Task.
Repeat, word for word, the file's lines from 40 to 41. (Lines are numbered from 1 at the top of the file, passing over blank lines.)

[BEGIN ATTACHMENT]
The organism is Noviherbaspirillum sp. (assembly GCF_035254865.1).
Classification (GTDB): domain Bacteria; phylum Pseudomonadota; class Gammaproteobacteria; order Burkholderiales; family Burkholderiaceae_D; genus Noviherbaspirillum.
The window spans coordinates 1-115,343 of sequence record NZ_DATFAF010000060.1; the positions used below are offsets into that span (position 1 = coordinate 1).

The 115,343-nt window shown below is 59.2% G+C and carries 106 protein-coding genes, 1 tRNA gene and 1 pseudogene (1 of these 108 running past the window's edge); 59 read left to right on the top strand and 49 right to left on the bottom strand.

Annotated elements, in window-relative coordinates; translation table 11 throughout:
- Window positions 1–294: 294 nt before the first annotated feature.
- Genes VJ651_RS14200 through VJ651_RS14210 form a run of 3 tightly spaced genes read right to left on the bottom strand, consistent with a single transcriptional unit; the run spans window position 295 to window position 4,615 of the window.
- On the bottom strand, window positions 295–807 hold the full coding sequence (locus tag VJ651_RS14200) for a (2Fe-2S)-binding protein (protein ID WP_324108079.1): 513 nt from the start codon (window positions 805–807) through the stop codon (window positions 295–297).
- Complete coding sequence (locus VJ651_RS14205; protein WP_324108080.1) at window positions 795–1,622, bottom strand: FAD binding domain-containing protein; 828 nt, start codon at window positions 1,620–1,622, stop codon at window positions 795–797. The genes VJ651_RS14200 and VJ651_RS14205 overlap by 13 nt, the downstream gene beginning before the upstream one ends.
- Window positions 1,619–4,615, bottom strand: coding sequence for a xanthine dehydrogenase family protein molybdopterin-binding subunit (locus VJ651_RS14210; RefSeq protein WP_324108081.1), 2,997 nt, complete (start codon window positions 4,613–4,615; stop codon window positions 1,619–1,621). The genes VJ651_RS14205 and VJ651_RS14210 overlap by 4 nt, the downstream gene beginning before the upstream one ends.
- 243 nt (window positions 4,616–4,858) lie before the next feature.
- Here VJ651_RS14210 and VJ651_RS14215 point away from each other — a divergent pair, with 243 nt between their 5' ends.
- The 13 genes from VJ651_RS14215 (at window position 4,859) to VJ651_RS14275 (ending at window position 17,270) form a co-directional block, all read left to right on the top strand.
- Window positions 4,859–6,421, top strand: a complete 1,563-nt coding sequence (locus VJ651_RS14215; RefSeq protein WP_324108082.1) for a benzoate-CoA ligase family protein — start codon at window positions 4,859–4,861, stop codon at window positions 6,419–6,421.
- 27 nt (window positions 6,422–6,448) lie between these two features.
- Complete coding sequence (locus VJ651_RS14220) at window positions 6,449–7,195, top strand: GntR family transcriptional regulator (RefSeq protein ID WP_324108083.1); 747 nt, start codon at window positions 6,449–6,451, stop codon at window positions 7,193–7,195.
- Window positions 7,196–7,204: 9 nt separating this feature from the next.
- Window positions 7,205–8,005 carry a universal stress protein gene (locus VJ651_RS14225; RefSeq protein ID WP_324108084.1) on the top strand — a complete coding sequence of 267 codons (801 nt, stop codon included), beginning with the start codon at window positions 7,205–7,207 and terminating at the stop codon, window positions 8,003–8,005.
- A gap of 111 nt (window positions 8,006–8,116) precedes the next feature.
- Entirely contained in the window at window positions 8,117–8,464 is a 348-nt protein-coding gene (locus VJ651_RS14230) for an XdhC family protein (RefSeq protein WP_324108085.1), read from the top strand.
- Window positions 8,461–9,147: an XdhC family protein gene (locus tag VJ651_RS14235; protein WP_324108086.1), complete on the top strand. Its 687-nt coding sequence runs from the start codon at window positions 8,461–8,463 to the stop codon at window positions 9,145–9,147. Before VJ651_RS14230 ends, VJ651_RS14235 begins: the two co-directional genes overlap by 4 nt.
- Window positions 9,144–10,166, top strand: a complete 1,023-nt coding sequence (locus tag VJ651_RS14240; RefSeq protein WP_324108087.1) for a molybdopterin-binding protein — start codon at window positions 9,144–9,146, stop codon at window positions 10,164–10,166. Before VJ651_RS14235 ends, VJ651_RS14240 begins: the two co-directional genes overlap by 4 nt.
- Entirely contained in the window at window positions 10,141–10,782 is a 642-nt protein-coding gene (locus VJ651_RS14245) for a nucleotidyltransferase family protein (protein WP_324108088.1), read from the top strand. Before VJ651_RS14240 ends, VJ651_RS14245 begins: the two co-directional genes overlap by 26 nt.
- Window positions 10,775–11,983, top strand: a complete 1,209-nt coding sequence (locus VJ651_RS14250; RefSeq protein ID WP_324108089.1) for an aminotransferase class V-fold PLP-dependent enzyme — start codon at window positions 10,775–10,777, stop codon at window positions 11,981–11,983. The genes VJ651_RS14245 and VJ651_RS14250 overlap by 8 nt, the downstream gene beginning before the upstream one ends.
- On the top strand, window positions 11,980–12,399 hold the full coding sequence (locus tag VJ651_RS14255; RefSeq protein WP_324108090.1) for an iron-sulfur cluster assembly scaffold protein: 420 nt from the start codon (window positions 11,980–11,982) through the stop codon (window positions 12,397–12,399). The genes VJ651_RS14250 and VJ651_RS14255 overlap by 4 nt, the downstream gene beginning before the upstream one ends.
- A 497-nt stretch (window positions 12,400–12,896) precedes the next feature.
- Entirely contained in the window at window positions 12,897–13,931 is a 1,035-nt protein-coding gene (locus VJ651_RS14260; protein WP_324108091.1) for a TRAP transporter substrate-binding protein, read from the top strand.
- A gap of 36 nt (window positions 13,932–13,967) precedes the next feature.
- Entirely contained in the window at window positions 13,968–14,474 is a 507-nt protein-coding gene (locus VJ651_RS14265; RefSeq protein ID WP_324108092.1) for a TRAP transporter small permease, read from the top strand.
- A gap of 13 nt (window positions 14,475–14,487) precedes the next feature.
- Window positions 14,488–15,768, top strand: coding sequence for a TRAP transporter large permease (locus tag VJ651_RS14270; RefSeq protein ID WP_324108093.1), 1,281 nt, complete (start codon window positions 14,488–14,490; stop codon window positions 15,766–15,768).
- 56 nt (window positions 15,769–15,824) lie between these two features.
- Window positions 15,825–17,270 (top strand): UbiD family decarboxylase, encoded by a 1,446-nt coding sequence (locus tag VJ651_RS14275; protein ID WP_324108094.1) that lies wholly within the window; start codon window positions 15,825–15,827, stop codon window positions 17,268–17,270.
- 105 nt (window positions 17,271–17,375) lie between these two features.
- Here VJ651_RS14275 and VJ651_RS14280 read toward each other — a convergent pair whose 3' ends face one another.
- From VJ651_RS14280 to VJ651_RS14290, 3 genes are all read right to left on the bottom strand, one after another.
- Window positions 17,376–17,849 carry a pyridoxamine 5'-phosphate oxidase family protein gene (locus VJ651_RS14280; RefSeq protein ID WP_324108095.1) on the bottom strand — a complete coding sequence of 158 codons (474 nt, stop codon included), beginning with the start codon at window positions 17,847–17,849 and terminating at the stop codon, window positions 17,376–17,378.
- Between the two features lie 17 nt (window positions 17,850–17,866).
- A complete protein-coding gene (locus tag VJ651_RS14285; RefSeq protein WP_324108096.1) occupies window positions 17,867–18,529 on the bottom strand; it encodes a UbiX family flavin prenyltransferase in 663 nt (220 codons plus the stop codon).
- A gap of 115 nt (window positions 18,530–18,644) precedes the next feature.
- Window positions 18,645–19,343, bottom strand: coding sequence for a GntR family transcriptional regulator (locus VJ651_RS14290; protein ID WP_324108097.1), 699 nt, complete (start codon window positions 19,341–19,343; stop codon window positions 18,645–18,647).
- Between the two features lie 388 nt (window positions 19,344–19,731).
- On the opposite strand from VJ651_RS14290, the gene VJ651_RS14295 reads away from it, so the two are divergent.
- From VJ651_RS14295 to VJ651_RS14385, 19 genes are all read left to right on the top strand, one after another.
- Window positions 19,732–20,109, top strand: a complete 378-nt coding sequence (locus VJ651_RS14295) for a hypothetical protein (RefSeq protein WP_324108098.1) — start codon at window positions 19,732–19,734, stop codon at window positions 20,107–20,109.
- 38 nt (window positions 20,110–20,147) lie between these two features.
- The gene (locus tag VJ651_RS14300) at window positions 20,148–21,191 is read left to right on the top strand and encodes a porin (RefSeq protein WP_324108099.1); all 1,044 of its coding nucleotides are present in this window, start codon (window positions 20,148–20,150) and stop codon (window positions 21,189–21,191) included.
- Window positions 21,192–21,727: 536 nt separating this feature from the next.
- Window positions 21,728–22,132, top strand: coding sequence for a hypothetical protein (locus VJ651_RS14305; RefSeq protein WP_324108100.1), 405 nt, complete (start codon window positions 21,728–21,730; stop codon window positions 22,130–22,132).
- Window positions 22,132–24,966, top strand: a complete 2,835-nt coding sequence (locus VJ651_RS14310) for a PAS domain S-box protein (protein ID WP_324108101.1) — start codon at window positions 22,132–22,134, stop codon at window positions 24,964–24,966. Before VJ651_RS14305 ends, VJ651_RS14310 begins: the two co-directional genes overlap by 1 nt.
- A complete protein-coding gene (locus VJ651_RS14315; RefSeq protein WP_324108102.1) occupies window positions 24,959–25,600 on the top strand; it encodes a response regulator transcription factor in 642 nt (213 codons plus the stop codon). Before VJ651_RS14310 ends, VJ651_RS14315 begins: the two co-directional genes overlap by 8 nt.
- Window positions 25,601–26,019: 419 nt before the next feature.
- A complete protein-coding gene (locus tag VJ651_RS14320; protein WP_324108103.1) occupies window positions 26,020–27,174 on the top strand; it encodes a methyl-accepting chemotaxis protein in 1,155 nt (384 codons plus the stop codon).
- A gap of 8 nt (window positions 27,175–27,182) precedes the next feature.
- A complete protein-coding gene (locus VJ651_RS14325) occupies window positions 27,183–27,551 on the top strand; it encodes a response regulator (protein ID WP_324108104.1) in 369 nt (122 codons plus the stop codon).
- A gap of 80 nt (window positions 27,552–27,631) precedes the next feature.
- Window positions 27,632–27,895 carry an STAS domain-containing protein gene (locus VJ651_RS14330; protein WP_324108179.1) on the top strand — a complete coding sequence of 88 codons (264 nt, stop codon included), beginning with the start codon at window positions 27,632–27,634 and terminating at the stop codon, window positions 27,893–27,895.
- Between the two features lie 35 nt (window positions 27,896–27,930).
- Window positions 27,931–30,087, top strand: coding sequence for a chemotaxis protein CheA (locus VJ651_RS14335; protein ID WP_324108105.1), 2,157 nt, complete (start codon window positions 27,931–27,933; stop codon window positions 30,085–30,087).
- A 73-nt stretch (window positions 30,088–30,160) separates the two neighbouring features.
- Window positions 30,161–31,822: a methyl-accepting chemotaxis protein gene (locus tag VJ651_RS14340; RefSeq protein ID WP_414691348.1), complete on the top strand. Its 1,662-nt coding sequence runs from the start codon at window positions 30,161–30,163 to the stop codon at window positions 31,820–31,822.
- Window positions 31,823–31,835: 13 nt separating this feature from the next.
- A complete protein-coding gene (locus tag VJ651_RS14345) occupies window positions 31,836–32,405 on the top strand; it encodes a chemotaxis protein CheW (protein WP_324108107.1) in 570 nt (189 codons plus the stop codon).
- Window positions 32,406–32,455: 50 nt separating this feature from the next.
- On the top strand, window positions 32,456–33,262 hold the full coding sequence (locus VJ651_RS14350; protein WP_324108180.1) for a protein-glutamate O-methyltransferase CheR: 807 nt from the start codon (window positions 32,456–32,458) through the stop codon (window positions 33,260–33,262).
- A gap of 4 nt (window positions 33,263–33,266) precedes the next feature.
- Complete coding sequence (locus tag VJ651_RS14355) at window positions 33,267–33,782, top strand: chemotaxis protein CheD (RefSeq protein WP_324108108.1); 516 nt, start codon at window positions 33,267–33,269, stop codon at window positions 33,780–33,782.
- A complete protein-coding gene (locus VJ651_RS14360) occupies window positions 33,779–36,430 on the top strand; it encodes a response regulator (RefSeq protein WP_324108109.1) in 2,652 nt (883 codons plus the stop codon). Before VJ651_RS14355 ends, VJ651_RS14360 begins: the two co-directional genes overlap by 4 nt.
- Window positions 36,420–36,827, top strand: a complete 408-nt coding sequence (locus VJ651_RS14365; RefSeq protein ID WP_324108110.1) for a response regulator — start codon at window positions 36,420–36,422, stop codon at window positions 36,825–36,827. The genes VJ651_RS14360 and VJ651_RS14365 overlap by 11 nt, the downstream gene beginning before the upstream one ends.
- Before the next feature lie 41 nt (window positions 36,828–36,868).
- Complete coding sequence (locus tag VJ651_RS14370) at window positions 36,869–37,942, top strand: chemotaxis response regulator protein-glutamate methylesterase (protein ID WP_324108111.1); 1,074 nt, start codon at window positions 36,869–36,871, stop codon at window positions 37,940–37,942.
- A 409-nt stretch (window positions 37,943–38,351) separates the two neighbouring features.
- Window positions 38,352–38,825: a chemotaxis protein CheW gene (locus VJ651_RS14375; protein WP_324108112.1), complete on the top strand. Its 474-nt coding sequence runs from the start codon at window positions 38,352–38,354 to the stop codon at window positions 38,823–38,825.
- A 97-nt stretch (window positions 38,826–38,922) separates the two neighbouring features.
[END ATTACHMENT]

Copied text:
- A gap of 115 nt (window positions 18,530–18,644) precedes the next feature.
- Window positions 18,645–19,343, bottom strand: coding sequence for a GntR family transcriptional regulator (locus VJ651_RS14290; protein ID WP_324108097.1), 699 nt, complete (start codon window positions 19,341–19,343; stop codon window positions 18,645–18,647).